The papernet: I don’t see this a lot in Australia (if at all), but there are American zines out there that reprint various bits of zine correspondence from readers and include an editor reply. It’s interesting to see who is writing from what zine or sharing what information and it’s also a way for the zinemaker to promote other people’s zines and encourage general correspondence. So here is another entry point to the papernet. It’s alive. And full of the usual suspects. (after a while, you start recognising the same names).
The best part of this zine was: reading about how the zinemaker scores an illustrated and anecdoted reprint of George Borro’s account of travelling around Spain and Portugal in the early 1840s. From the zinemaker’s enthusiastic descriptions, it does make me want to score a copy myself. The zinemaker genuinely gets excited about various eccentric pursuits like dulcimers, and if you have any kind of interest in things, like dulcimers, then instant gratification awaits. (Dulcimers are probably the next Ukuleles for hipsters). The zinemaker is basically a fan of cool, interesting and obscure stuff – kind of like an amateur historian – as well as a fan of interesting characters he comes across, like the dudes running the Chamber Pot Museum across from the cathedral, or the transient guy who he comes across every now and then who is an ex pat like himself but living in a cave with a weird skin cancer wound on his arm. I found myself skimming various bits and pieces in this zine, mainly the interviews and book reviews, finding some parts boring or just getting lost amongst too many obscure cultural references I didn’t get (so couldn’t appreciate). I’m not complaining about this – it’s just that I found myself easily distracted as a reader with no real entrance point to some of the content.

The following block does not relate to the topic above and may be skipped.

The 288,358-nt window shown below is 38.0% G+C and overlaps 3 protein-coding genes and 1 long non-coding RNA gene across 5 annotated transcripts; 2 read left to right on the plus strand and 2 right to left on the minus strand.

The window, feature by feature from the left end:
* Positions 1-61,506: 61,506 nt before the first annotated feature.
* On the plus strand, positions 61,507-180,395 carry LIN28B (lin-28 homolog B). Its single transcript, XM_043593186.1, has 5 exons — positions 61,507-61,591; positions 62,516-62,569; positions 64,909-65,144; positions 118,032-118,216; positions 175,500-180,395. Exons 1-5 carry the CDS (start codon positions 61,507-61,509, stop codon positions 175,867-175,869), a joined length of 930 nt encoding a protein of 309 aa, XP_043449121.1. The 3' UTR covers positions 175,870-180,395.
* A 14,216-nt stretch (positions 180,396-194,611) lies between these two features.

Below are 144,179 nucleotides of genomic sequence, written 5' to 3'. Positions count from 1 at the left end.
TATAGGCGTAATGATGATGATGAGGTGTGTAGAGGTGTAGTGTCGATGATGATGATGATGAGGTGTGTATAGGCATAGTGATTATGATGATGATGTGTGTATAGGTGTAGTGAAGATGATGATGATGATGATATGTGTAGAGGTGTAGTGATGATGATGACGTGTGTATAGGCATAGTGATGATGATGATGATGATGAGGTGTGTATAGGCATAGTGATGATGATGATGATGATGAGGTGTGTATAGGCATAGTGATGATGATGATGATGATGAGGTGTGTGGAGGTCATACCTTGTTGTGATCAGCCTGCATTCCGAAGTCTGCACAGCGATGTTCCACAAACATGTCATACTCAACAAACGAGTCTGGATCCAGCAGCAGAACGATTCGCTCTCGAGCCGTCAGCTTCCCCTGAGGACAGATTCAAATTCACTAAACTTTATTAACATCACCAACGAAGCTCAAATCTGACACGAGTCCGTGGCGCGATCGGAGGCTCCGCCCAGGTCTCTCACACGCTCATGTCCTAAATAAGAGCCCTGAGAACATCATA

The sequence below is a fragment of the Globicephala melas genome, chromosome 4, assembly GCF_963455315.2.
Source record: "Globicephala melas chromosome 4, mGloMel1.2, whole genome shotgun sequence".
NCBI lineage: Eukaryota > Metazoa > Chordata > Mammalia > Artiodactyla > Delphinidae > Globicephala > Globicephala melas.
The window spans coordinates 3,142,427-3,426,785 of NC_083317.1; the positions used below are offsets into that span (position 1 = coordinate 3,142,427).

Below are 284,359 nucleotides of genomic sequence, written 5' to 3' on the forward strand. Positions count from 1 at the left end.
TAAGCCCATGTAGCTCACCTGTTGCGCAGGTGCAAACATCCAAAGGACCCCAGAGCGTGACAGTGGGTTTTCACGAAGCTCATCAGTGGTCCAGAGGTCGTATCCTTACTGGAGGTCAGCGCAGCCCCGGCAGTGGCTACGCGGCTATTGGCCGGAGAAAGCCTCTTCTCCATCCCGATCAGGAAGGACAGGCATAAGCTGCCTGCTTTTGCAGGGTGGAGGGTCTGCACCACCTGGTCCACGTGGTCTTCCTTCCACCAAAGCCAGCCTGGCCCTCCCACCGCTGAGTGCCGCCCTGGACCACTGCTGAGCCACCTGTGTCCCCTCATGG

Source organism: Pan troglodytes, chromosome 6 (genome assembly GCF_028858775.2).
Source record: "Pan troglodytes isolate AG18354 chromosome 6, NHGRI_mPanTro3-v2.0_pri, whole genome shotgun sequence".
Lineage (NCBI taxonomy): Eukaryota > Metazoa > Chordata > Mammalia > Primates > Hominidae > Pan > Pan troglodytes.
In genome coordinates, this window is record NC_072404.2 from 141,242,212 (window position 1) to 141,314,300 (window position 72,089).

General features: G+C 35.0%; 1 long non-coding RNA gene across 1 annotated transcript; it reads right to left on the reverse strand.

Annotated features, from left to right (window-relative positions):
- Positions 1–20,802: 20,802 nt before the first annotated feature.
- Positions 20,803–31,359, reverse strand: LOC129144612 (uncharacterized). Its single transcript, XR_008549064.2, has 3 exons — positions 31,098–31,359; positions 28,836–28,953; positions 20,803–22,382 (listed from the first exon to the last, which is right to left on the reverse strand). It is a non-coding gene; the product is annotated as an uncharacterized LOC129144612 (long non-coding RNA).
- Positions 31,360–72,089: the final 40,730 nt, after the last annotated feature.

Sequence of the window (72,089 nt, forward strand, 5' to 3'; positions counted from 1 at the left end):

Kind of to be expected: The zine is text heavy, obviously. While there is an inclusion of photos and reprinting of historical images, it’s very much a Dad style desktop publishing aesthetic: half columns in times new roman. Clear and easy to read. Functional. It won’t break your eyes but it won’t razzle dazzle them either.
I’m guessing people who like this would also like (and vice versa): Anything by Chris Mikul – the zinemaker behind the glorius Bizzarism and intense biblio-curiosa, stuff by Ken Baseurt, DJ Frederick aka Frederick Moe, stuff by Adam Ford and zines by the powerhouse behind The Zine Explorer’s Notebook.
Overall: I’m left lightly entertained and marginally educated but kinda ambivalent.
The zinemaker comments on Blackguard’s review in defence of the string decision, which I didn’t read when I first linked:
“Yeah, the string binding didn’t work too well. But my long arm stapler wouldn’t go through that many pages… After destroying a few copies trying to staple them I turned to the string. -Kris”
Kris is looking out for stapler recommendations. He has a Kanin which is crap.